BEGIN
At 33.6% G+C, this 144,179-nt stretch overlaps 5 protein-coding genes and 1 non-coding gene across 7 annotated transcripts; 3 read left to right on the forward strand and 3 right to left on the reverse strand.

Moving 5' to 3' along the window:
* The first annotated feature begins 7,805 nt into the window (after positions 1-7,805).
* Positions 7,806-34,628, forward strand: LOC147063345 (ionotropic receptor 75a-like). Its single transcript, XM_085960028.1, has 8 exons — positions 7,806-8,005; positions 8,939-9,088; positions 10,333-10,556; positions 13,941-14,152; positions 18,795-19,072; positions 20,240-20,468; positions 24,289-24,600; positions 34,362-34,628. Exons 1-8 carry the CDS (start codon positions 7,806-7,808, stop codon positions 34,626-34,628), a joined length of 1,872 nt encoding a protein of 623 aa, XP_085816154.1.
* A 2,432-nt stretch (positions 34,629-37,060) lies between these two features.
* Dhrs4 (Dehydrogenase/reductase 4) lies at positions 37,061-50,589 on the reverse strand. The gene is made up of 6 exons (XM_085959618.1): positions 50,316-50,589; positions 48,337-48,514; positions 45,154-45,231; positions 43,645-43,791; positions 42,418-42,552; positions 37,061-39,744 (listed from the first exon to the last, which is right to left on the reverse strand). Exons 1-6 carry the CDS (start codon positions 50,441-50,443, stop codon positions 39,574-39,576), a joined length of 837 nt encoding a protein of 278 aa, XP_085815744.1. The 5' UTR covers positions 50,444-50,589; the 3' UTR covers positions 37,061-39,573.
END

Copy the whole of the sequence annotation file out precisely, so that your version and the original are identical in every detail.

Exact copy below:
At 33.6% G+C, this 144,179-nt stretch overlaps 5 protein-coding genes and 1 non-coding gene across 7 annotated transcripts; 3 read left to right on the forward strand and 3 right to left on the reverse strand.

Moving 5' to 3' along the window:
* The first annotated feature begins 7,805 nt into the window (after positions 1-7,805).
* Positions 7,806-34,628, forward strand: LOC147063345 (ionotropic receptor 75a-like). Its single transcript, XM_085960028.1, has 8 exons — positions 7,806-8,005; positions 8,939-9,088; positions 10,333-10,556; positions 13,941-14,152; positions 18,795-19,072; positions 20,240-20,468; positions 24,289-24,600; positions 34,362-34,628. Exons 1-8 carry the CDS (start codon positions 7,806-7,808, stop codon positions 34,626-34,628), a joined length of 1,872 nt encoding a protein of 623 aa, XP_085816154.1.
* A 2,432-nt stretch (positions 34,629-37,060) lies between these two features.
* Dhrs4 (Dehydrogenase/reductase 4) lies at positions 37,061-50,589 on the reverse strand. The gene is made up of 6 exons (XM_085959618.1): positions 50,316-50,589; positions 48,337-48,514; positions 45,154-45,231; positions 43,645-43,791; positions 42,418-42,552; positions 37,061-39,744 (listed from the first exon to the last, which is right to left on the reverse strand). Exons 1-6 carry the CDS (start codon positions 50,441-50,443, stop codon positions 39,574-39,576), a joined length of 837 nt encoding a protein of 278 aa, XP_085815744.1. The 5' UTR covers positions 50,444-50,589; the 3' UTR covers positions 37,061-39,573.